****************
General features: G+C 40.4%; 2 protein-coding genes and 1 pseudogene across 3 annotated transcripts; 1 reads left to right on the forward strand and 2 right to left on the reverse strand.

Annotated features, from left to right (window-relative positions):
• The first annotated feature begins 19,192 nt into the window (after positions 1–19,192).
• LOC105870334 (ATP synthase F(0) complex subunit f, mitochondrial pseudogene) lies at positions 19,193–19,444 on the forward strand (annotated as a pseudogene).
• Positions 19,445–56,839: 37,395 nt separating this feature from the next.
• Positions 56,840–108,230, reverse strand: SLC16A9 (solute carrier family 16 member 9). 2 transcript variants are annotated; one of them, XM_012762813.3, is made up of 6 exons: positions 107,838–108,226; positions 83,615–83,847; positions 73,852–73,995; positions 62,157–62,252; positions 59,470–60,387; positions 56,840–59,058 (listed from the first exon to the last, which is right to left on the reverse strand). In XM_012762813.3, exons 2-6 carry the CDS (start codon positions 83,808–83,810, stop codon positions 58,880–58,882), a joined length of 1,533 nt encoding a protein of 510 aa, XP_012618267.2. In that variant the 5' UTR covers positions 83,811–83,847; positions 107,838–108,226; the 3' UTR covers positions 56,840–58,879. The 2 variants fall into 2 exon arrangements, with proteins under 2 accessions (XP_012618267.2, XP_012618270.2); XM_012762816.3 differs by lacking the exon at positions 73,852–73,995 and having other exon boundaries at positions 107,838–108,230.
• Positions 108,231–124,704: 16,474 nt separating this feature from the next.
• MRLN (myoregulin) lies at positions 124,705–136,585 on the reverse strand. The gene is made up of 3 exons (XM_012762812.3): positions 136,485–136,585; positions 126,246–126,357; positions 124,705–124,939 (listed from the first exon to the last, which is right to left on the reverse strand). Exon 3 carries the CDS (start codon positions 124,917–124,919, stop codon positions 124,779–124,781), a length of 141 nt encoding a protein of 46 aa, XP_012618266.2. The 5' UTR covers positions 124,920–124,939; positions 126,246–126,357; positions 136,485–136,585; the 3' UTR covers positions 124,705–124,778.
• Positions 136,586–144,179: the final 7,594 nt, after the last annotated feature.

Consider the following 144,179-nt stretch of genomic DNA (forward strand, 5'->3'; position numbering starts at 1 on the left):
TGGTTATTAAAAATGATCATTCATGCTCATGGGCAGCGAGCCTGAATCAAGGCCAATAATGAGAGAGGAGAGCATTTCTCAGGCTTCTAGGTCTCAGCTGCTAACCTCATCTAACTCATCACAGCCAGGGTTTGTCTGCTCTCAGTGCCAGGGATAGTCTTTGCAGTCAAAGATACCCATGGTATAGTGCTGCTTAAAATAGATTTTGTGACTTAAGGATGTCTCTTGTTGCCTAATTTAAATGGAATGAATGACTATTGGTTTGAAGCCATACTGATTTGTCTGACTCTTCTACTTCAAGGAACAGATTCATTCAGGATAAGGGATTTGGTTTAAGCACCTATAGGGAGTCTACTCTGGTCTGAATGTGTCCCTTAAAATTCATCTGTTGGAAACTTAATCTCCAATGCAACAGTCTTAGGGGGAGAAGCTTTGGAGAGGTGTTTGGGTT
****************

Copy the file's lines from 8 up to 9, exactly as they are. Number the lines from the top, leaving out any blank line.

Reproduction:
• MRLN (myoregulin) lies at positions 124,705–136,585 on the reverse strand. The gene is made up of 3 exons (XM_012762812.3): positions 136,485–136,585; positions 126,246–126,357; positions 124,705–124,939 (listed from the first exon to the last, which is right to left on the reverse strand). Exon 3 carries the CDS (start codon positions 124,917–124,919, stop codon positions 124,779–124,781), a length of 141 nt encoding a protein of 46 aa, XP_012618266.2. The 5' UTR covers positions 124,920–124,939; positions 126,246–126,357; positions 136,485–136,585; the 3' UTR covers positions 124,705–124,778.
• Positions 136,586–144,179: the final 7,594 nt, after the last annotated feature.